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    Please use this identifier to cite or link to this item: http://ir.fy.edu.tw/ir/handle/987654321/6436

    Title: Expression and regulation of the macrophage inflammatory protein-1 alpha gene by nicotine in rat alveolar macrophages.
    Authors: CHONG Inn-Wen;LIN Shiu-Ru;HWANG Jhi-Jhu;HUANG Ming-Shyan;WANG Tung-Heng;HUNG Jen-Yu;PAULAUSKIS Joseph D.
    Contributors: 輔英科技大學 醫學檢驗生物技術系
    Keywords: Genetics;Vertebrata;Mammalia;Rodentia;Rat;Animal;Hyperoxides;Posttranscriptional modification;Gene expression;Gene;Macrophage inflammatory protein 1alpha;Inflammation;Pulmonary alveolus;Macrophage;Nicotine;Tobacco smoking
    Date: 2002-04-01
    Issue Date: 2010-10-12 16:39:59 (UTC+8)
    Abstract: Cigarette smoking causes inflammation mainly confined to the airway and lung. Nicotine is one of the primary constituents in cigarette smoke. Alveolar macrophages apparently play a pivotal role in mediating pulmonary inflammation via the production of chemokines. Macrophage inflammatory protein-1 alpha (MIP-1 alpha), a member of CC chemokines, has been shown to contribute to monocyte/macrophage and neutrophil chemotaxis and activation. Our previous work demonstrated that MIP-1 alpha mRNA expression in macrophages is induced by a variety of stimuli. In the present study, we further investigate whether nicotine can regulate the gene expression of MIP-1 alpha in macrophages and determine the mechanism leading to increased expression. A rat alveolar macrophage (RAM) cell line, NR8383, was treated with nicotine at a dose of 3.1, 31, 310 microM, or 3.1 mM. Northern blot analysis showed that the induction of MIP-1 alpha mRNA expression was dose-dependent. To define the time course of the inflammatory response, RAM cells were exposed to 31 microM nicotine, MIP-1 alpha mRNA was induced as early as 1 h after treatment, was maximally expressed at 4 and 6 hours, and reduced by 8 hours. Western blot analysis demonstrated a single band with an estimated molecular weight of 10 kD for MIP-1 alpha which was induced after nicotine treatment, suggesting that expression of MIP-1 alpha mRNA could reflect in protein synthesis. In addition. the increase in MIP-1 alpha mRNA expression induced by nicotine was attenuated by co-treatment with the antioxidant N-acetylcysteine (NAC), at doses of 10 and 20 mM, suggesting that the induction of MIP-1 alpha mRNA is mediated via the generation of reactive oxygen species (ROS). To further investigate transcriptional regulation of the MIP-1 alpha gene expression, RAM cells were exposed to nicotine. MIP-1 alpha mRNA levels were significantly increased in nuclear RNA preparations, indicating that transcriptional activation is involved in increased expression of MIP-1 alpha mRNA. Moreover, we performed RNA decay assay by measuring the half-life of MIP-1 alpha mRNA. Treatment of RAM cells with the transcriptional inhibitor actinomycin D following exposure to nicotine revealed that the half-life of MIP-1 alpha mRNA was markedly increased by nicotine treatment, supporting a role of post-transcriptional stabilization in MIP-1 alpha gene expression. These observations indicate that nicotine can induce MIP-1 alpha mRNA expression and protein synthesis in RAM cells, mediating, at least in part, via the generation of ROS. In addition, the increase in MIP-1 alpha mRNA level involves, both transcriptional activation and post-transcriptional stabilization.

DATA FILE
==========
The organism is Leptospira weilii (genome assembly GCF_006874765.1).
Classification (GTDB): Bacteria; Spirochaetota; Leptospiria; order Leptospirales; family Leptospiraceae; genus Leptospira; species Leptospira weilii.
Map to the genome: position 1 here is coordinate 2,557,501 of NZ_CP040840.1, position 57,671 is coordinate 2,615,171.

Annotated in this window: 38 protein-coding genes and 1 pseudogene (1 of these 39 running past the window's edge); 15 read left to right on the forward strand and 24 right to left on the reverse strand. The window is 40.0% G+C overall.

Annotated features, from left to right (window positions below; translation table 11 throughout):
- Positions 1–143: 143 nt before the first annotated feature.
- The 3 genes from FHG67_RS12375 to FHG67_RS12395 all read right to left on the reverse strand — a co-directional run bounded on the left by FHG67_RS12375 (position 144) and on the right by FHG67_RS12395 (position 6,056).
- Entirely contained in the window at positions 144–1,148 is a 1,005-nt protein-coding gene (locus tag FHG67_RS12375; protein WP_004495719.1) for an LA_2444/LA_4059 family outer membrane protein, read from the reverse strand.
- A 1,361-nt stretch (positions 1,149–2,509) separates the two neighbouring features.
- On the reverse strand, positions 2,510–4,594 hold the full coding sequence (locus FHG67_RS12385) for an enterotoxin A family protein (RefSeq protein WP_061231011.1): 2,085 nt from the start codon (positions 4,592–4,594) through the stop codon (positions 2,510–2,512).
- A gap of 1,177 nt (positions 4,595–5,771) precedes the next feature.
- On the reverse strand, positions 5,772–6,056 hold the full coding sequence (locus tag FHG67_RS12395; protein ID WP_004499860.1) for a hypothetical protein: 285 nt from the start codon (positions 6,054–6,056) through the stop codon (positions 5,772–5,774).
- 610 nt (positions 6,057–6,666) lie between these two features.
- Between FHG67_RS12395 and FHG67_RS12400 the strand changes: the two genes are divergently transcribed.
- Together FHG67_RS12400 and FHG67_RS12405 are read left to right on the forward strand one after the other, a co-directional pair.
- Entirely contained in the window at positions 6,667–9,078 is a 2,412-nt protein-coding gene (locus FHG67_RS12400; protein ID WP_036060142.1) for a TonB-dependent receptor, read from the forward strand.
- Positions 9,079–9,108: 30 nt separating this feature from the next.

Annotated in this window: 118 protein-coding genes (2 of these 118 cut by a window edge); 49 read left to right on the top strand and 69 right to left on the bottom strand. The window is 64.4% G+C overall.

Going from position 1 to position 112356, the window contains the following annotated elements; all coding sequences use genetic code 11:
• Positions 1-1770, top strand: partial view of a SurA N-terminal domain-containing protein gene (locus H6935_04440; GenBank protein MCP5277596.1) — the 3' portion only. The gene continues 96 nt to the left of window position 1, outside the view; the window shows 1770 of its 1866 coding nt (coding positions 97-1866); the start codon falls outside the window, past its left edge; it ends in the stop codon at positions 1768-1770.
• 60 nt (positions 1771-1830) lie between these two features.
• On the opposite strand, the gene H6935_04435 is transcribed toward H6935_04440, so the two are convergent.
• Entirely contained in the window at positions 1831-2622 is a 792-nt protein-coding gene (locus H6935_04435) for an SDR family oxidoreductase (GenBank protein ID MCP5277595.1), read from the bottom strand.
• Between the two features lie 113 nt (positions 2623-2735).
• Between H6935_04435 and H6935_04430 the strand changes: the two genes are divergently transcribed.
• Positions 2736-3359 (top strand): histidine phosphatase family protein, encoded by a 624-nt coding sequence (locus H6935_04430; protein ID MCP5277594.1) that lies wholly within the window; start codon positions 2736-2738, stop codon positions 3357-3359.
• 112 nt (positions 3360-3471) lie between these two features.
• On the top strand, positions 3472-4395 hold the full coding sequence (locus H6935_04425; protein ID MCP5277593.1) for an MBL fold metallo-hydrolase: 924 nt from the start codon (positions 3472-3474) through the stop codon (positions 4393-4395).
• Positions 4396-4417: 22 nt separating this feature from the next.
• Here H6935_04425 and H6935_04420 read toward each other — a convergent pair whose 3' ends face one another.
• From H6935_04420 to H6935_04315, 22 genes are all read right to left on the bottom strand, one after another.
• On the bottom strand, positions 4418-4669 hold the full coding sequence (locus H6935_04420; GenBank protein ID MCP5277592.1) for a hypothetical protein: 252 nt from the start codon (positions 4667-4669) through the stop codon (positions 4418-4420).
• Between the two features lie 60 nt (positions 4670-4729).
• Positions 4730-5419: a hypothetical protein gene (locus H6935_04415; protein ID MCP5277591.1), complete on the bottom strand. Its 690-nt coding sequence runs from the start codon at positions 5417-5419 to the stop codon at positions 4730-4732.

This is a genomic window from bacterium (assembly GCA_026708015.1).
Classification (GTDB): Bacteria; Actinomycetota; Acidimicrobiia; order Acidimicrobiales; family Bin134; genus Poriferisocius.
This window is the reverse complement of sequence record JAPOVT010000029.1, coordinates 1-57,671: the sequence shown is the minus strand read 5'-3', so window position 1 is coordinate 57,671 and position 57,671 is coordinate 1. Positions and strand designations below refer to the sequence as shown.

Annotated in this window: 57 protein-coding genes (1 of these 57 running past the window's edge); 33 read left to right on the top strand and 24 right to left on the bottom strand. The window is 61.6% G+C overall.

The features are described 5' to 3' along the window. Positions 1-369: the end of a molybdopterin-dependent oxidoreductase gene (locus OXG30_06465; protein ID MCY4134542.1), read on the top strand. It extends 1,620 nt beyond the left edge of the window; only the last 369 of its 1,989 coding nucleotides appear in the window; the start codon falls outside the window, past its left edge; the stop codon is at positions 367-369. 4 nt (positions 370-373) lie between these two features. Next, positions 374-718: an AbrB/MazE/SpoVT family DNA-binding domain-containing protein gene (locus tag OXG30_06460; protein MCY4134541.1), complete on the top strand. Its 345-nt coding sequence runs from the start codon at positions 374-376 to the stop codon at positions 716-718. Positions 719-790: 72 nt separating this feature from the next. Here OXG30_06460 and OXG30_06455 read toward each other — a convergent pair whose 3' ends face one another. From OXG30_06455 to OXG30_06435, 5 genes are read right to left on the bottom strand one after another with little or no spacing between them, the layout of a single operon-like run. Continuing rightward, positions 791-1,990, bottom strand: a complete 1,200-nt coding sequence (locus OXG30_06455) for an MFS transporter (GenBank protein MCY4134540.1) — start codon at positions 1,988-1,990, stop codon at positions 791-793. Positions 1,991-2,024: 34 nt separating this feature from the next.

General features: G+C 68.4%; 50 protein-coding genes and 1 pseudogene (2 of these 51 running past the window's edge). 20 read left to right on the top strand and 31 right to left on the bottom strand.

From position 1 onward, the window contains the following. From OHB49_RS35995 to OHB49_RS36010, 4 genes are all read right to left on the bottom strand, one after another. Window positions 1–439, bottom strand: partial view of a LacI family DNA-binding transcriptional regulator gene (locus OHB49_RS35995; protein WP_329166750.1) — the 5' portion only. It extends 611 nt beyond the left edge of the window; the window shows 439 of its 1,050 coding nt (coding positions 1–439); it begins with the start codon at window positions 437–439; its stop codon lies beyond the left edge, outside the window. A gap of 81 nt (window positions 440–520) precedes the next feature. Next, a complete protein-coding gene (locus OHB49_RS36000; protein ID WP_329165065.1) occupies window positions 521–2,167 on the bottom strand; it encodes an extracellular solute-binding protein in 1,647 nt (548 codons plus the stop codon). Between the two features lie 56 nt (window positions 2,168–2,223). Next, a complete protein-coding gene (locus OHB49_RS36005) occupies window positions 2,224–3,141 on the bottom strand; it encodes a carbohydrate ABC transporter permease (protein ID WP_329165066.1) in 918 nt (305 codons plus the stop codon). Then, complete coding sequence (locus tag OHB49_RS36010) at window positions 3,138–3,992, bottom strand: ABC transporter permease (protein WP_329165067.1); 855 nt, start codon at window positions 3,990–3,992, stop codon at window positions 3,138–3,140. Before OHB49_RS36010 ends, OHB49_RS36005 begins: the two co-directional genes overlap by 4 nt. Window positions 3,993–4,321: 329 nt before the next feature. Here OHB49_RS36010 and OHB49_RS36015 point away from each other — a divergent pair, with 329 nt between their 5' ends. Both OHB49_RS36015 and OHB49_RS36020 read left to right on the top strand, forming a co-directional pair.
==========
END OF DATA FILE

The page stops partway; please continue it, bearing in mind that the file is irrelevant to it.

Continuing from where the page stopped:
Relation: Eur Cytokine Netw 13(2),242-249
    Appears in Collections:[醫學檢驗生物技術系] 期刊論文

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